What Bryant didn’t see initially, was a young man, unconscious and breathless, lying on the other side of the vehicle, while his friend, a girl named Kiyana, was trying her best to revive him. In that instant the training, that muscle memory kicked in.

“As soon as I heard ‘Do you know CPR?’ I threw my car in park and ran to the other side of the vehicle,” said Bryant. “I asked her [Kiyana] to step aside and informed her I was CPR qualified, and I would do everything I could to help.”

He continued CPR for 5 or 6 minutes until the local fire department and emergency medical technicians arrived on the scene.

“The entire 5 – 6 minutes seemed like the longest time in my life, as I was trying to keep count of the compressions in my head, and alternating with the breaths,” recalled Bryant. “Later EMTs told me that if I hadn’t performed the CPR when I did, he may not have made it through.”

As EMTs took over, the young man regained consciousness, and Bryant learned his name – Dominique. Bryant doesn’t know what caused the man to become unresponsive, nor which hospital he was taken to, but he feels honored to have been able to render much needed aid and save Dominique’s life.

“Something that Bryant said to me just stuck out, he simply said: ‘I was just in the right place at the right time’,” said Chief Electronics Technician Sean Jenkins, Bryant’s leading chief petty officer at Navy Recruiting Station Hagerstown. “But that’s just the type of person he really is, he wants to make sure that everyone around him is doing well and everyone is ok. I am glad that he was ‘in the right place, at the right time,’ because when you save a life, you are not just saving that one life, you are saving every life that that person has touched.”

NTAG Philadelphia encompasses regions of Pennsylvania, New Jersey, Delaware, Maryland and West Virginia, providing recruiting services from more than 30 talent acquisition sites with the overall goal of attracting the highest quality candidates to ensure the ongoing success of America’s Navy.

Source: Navy Outreach

New Movie Portrays Life of Military Wives

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Group of more than a dozen women standing together on stage clapping their hands while singing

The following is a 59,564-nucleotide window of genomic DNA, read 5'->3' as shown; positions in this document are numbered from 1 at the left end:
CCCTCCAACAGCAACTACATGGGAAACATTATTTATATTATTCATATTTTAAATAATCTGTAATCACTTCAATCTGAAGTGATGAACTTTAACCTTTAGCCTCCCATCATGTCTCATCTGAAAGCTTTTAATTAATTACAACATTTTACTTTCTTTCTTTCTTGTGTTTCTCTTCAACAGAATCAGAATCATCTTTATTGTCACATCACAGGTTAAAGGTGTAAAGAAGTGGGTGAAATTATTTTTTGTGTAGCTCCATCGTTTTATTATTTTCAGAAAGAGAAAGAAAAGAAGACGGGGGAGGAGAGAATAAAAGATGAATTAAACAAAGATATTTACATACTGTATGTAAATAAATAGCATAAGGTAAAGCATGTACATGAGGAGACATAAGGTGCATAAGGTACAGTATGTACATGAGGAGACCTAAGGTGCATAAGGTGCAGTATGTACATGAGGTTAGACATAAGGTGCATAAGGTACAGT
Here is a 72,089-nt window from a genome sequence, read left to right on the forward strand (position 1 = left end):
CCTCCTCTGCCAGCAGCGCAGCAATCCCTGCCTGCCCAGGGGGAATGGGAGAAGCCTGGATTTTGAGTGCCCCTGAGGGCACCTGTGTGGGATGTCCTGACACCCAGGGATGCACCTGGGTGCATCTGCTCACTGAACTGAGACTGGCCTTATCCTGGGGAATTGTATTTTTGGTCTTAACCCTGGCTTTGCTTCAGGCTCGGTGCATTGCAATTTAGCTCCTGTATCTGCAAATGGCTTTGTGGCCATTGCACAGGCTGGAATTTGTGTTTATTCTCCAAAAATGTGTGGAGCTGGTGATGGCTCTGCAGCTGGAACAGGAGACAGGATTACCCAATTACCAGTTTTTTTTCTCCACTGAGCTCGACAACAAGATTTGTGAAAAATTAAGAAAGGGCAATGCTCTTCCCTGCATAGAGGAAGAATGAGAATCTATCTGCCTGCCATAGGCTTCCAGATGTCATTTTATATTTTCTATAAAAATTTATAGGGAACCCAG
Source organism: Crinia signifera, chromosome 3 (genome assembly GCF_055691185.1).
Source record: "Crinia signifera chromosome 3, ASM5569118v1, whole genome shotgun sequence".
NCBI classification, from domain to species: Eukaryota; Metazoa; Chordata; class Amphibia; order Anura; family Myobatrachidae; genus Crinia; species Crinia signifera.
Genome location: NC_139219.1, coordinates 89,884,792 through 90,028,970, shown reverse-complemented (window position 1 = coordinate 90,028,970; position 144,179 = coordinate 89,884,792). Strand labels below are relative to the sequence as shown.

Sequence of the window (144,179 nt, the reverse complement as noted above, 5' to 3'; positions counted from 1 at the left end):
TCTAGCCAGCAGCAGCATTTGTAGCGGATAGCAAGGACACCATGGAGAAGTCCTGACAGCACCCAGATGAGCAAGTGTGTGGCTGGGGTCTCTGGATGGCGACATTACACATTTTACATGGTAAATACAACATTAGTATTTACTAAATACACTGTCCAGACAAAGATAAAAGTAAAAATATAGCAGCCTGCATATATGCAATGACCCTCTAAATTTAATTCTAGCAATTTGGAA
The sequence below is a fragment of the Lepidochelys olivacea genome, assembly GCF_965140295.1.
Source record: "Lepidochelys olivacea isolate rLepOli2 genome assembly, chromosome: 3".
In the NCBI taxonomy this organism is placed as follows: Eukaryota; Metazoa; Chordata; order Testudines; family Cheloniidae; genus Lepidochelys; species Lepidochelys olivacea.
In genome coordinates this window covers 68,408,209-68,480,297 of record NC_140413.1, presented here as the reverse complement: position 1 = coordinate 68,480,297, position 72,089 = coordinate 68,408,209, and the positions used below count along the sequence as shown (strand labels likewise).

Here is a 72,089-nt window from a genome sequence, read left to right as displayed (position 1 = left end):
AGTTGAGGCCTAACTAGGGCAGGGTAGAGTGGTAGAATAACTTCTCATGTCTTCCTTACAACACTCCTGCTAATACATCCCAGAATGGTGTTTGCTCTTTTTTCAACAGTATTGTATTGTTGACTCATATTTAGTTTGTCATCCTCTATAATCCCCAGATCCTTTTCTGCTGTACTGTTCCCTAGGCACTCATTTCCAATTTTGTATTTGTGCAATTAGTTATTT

A feel-good celebration from director Peter Cattaneo (The Full Monty), Military Wives is inspired by the true story of the first Military Wives Choir.

The film stars Kristin Scott Thomas (The English Patient, Four Weddings and a Funeral), Sharon Horgan (“Catastrophe,” Game Night), with Jason Flemyng (“Jamestown,” Lock, Stock and Two Smoking Barrels, The Curious Case of Benjamin Button), and Greg Wise (Sense and Sensibility, “The Crown”).

Inspired by the popularity of the Military Wives Choir, Military Wives is loosely based on the real story of a small of group of women who banded together and sparked a worldwide movement that now serves more than 2,300 people across the U.K. and in British military bases abroad.

Producer Rory Aitken was introduced to the phenomenon through choirmaster and broadcaster Gareth Malone’s popular BBC television series, “The Choir: Military Wives,” which documented the creation of the second Military Wives Choir in 2011.

“I was unexpectedly moved by it,” says Aitken. “It did what the best movies do. It punched you in the gut. What they did in that documentary was uncover a small section of society that one might never think about, but who actually go through a difficult time in service for the rest of us. And harness the power of music to pull themselves up. It is really extraordinary.”